USEFUL STUFF

American Alliance of Museums: How to Start an Accessibility Movement at Your Museum. “Like many institutions, in the last few years we at the NC Maritime Museum at Southport have begun to understand the importance of inclusive and accessible programming. We rolled out our ‘Sensory Saturday’ program in January 2019, introduced inclusive internships in June 2019, and were designated as the first Certified Autism Center in the State of North Carolina in March 2020. Almost a year and a half into this process, we feel, as an institution, that it is important to share tips and tricks we learned along the way.”

AROUND THE SEARCH AND SOCIAL MEDIA WORLD

Edex Live: How this social media project aims to replace misogynistic and casteist slurs across Indian languages. “Have you ever thought about how misogynistic and casteist most verbal abuses are? While it might feel cathartic and release some pent up frustration, slang, more often than not, is derogatory and insulting. But, we also understand that there’s a need to release some of that frustration when things really get tough. So do Tamanna Mishra and Neha Thakur. And that is why the duo began an initiative called The Gaali Project in the first week of September. The initiative aims to replace these swear words with misogynistic undertones.”

Boston University Today: BU Spearheads Massive Database of Centuries of Culture-Sharing between the West and China. “The China Historical Christian Database, based at the School of Theology’s Center for Global Christianity & Mission and being built by researchers there and at CAS, gets granular: it will feature maps and other resources showing where Christian churches, schools, hospitals, orphanages, and publishing houses were located in China, how long they operated, and who worked in them.”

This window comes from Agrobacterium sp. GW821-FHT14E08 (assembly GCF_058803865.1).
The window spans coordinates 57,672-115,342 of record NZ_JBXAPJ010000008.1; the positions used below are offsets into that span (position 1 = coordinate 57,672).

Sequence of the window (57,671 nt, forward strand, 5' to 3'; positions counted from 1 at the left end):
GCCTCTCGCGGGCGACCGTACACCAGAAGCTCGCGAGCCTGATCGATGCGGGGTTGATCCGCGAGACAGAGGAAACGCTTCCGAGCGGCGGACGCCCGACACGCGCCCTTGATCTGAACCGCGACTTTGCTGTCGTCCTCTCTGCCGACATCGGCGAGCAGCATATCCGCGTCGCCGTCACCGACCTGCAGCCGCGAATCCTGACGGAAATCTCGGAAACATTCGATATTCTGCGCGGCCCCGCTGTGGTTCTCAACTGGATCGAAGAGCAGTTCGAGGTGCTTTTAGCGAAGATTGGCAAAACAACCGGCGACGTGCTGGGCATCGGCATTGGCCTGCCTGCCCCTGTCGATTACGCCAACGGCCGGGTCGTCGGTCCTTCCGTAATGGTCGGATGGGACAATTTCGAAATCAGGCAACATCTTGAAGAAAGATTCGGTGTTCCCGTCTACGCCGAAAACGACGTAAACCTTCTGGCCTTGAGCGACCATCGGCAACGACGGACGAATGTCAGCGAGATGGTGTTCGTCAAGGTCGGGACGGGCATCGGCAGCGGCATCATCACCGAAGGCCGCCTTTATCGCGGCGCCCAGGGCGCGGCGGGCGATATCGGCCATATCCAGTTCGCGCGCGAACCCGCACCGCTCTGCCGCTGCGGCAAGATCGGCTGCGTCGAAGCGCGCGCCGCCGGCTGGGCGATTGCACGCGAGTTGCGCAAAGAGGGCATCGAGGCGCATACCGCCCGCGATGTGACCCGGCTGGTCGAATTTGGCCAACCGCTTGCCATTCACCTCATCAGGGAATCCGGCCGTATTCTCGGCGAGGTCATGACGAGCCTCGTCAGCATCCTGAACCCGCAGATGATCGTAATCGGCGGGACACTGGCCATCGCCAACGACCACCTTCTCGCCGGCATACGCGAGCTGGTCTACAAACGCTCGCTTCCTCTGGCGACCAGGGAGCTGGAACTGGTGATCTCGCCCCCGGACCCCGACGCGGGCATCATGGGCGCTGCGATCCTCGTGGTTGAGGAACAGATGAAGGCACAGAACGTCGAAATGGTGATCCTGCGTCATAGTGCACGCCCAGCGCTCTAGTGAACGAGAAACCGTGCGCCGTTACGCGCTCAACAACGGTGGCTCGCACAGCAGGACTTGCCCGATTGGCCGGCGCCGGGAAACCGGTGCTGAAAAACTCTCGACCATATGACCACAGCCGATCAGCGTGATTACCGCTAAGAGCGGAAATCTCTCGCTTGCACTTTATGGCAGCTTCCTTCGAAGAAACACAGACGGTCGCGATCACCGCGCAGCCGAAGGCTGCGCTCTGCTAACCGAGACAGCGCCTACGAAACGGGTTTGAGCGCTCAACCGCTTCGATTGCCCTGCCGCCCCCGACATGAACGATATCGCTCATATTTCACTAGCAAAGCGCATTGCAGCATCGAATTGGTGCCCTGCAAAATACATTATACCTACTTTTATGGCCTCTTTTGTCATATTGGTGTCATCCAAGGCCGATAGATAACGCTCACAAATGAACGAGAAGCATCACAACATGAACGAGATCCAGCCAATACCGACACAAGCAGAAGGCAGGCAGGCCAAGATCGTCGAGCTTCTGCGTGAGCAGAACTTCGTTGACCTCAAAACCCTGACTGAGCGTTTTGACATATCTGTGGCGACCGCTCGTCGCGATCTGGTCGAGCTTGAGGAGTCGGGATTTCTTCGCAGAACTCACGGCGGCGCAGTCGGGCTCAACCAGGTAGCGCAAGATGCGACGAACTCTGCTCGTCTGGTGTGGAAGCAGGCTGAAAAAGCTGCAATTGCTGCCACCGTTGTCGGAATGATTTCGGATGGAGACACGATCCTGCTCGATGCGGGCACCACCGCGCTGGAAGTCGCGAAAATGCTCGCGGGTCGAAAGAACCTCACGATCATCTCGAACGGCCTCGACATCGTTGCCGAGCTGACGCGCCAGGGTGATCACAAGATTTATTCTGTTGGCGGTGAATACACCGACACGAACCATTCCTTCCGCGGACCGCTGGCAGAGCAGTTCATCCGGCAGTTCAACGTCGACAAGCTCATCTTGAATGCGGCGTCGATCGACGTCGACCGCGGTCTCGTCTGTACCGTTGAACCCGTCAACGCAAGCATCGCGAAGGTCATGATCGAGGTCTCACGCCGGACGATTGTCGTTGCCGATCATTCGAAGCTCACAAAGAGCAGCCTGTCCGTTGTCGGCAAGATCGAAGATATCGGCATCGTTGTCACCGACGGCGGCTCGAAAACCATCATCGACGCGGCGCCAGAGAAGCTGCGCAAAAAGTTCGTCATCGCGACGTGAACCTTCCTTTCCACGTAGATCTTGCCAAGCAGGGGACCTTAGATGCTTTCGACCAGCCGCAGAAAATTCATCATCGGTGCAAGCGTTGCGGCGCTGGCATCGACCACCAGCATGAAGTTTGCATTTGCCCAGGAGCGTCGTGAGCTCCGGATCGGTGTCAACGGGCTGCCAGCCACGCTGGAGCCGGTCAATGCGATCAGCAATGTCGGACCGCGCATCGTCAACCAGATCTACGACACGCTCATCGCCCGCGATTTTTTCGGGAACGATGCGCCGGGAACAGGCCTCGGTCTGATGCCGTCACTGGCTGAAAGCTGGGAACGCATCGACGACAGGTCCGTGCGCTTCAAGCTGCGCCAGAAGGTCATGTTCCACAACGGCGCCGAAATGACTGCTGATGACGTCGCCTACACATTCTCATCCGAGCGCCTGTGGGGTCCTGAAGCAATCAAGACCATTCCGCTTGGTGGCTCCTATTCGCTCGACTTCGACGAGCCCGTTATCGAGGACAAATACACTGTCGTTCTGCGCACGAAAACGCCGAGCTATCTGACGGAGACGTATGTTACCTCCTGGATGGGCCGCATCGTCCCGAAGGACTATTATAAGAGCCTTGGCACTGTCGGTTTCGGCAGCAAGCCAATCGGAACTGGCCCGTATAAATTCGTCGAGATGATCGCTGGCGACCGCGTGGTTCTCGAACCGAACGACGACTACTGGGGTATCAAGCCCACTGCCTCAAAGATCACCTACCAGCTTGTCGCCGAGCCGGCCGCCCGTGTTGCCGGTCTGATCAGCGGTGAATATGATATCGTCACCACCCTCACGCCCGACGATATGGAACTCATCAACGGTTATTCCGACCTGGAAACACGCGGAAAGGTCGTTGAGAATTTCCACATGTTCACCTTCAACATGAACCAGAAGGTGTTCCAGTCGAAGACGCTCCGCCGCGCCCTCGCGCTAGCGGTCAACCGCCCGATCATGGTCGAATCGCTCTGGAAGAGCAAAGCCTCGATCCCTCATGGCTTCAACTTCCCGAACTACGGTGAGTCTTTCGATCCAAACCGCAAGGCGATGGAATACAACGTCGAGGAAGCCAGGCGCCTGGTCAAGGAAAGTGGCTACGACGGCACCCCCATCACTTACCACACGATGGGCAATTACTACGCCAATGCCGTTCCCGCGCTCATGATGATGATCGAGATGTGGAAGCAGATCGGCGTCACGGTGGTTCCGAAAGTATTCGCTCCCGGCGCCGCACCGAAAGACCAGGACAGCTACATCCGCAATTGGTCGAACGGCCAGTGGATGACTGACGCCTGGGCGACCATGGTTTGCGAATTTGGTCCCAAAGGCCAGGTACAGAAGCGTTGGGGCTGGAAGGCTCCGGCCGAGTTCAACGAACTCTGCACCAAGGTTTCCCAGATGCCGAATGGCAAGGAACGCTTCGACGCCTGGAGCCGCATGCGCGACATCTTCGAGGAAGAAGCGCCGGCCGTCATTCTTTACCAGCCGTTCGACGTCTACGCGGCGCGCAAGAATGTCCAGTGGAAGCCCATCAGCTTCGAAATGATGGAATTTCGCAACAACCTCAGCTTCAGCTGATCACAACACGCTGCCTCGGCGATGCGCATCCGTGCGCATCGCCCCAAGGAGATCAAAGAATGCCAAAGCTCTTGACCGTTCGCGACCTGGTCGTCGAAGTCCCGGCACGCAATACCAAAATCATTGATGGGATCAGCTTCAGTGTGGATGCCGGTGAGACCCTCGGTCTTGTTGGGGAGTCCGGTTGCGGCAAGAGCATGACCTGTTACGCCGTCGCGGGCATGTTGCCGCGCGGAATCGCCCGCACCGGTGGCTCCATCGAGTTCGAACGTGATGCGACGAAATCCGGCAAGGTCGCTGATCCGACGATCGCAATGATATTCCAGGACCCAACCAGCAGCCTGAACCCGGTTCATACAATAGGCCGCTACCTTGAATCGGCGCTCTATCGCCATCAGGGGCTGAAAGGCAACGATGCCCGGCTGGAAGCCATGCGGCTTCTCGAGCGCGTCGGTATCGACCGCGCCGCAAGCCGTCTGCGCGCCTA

99% Invisible: The Lost Cities of Geo. “Because David [Bohnett] ran an internet company, his business depended on users having some grasp of what the internet was. So it was his challenge to get people comfortable on the web. And one day in 1994, it just came to him. His hosting site didn’t need a technological innovation, it needed a conceptual one. Users needed a new way of navigating the web. So he sketched out a plan to make his website feel more like a real neighborhood.”

RESEARCH & OPINION

Smithsonian Magazine: Bison Mummies Help Scientists Ruminate on Ancient Climate. “Over 28,000 years ago, a steppe bison, Bison priscus, died in present-day Alaska. Its body was preserved by permafrost until scientists discovered it in 1951. The bison now rests in the Smithsonian’s National Museum of Natural History, able to be seen by a virtual tour or in the ‘David H. Koch Hall of Fossils – Deep Time’ when the museum reopens.” Good morning, Internet…

Do you like ResearchBuzz? Does it help you out? Please consider supporting it on Patreon. Not interested in commitment? Perhaps you’d buy me an iced tea. I love your comments, I love your site suggestions, and I love you. Feel free to comment on the blog, or @ResearchBuzz on Twitter. Thanks!

Categories: morningbuzz

1 reply »

Leave a Reply